So, okay, the LLM is basically mapping a user’s input to a probable output. Now in my opinion, this is hardly intelligence. But it provides the illusion of intelligence, and is in my experience just good enough to where for an unwitting user, it may even be Turing complete. ChatGPT actually, instead if learning, completely makes up facts just because they seem probable, rather than that they are actually true on many occasions. Though talking about this seems to be frowned upon by the designers of ChatGPT. But again, by my definition of intelligence, this hardly pushes the envelope, and thus even opens the creators to an ethical issue, considering they are pushing this as intelligence… When that is hardly the case at all. It is a talking probability engine. But for my purposes, it happens to work almost perfectly.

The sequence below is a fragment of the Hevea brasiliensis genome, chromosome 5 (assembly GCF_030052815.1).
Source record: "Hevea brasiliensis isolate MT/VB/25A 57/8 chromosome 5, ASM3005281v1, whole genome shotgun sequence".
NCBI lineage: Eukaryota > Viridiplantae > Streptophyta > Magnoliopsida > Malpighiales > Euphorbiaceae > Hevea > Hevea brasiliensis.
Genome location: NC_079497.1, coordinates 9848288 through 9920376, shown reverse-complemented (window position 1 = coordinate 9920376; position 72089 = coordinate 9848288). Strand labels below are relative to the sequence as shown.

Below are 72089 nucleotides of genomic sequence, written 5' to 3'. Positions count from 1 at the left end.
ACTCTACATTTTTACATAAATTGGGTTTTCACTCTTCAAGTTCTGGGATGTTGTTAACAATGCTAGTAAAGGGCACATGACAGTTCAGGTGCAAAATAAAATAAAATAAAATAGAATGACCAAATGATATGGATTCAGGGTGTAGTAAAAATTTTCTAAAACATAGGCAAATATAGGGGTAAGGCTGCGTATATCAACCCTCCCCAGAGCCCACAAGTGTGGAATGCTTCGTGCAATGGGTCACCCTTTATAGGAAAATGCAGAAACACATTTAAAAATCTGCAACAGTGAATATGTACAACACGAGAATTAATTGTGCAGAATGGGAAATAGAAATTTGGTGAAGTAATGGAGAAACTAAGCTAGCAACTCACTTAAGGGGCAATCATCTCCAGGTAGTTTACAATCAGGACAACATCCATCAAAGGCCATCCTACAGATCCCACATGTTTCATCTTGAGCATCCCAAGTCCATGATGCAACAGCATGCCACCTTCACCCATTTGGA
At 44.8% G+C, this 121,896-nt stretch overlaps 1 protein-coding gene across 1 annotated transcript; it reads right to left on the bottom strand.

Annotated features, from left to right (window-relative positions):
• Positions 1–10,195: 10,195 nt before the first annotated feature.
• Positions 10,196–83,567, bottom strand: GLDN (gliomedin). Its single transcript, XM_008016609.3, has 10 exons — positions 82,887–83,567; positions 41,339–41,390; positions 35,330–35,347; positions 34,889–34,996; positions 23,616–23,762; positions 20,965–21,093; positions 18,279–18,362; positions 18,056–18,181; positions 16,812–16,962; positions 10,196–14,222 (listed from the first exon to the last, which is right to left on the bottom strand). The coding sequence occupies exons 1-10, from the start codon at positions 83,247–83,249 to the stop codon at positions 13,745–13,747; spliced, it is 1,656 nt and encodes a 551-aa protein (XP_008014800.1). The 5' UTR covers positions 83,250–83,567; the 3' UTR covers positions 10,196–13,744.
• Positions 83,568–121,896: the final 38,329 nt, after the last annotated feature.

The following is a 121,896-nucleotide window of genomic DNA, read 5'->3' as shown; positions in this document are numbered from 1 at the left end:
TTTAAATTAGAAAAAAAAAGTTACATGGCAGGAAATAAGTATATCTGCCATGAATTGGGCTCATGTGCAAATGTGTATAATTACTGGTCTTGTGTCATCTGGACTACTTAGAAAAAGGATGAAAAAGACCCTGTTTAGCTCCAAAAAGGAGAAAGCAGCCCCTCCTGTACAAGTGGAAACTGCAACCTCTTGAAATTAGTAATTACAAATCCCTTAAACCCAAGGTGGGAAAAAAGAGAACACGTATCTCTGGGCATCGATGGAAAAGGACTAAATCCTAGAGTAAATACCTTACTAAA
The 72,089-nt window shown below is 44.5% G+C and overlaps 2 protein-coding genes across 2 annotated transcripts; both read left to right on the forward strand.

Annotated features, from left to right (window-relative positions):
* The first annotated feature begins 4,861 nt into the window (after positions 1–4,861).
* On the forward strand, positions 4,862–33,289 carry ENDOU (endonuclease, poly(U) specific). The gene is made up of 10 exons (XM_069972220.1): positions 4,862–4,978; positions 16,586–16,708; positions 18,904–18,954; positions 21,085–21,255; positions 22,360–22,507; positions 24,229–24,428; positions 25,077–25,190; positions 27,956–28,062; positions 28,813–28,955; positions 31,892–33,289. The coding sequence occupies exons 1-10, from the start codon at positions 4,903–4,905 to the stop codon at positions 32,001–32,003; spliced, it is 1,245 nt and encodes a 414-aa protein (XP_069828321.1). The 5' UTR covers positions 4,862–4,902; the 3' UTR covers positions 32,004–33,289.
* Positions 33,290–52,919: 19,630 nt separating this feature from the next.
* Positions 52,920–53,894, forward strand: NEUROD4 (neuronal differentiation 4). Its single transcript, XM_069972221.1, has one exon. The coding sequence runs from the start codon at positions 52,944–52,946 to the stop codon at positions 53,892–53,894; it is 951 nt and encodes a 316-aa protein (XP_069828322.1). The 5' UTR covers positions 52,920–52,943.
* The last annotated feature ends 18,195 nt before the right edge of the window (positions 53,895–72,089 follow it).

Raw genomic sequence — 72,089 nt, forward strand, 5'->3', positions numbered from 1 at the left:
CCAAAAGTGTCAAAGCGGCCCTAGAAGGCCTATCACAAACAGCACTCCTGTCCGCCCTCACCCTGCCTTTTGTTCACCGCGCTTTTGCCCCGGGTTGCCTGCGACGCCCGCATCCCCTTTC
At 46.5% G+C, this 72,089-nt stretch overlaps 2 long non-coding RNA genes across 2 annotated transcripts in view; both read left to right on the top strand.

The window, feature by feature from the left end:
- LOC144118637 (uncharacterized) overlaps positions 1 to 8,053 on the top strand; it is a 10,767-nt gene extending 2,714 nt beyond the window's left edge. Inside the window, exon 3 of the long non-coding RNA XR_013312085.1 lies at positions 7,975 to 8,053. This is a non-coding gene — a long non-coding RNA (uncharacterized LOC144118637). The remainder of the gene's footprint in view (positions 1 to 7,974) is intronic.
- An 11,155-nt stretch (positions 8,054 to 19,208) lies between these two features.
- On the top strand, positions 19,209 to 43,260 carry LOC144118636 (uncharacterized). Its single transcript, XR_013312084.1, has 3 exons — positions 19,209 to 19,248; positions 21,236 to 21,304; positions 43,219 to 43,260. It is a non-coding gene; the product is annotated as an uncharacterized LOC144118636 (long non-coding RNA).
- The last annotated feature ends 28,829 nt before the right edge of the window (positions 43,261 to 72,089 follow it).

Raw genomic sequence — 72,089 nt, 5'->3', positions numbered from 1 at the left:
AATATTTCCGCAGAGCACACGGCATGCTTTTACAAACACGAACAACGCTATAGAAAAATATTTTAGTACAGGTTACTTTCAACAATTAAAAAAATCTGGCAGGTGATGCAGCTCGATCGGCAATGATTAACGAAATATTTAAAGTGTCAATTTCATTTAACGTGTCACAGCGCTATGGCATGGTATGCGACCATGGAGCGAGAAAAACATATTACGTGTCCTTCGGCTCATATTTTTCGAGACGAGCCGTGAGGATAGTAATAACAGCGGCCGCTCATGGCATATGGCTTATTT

An IRC Bot
I decided one day I was determined to make an IRC bot, superior to the Markov bots we usually see… Something useful, and entertaining enough for people to play with. Enter Franklin. Now there have actually been two major versions of what is known as Franklin, the initial being written in bash shell, had many security implications and was pretty quickly scrapped and rewritten from the ground up to mesh with the IRC client Irssi, as a plugin, written in Perl.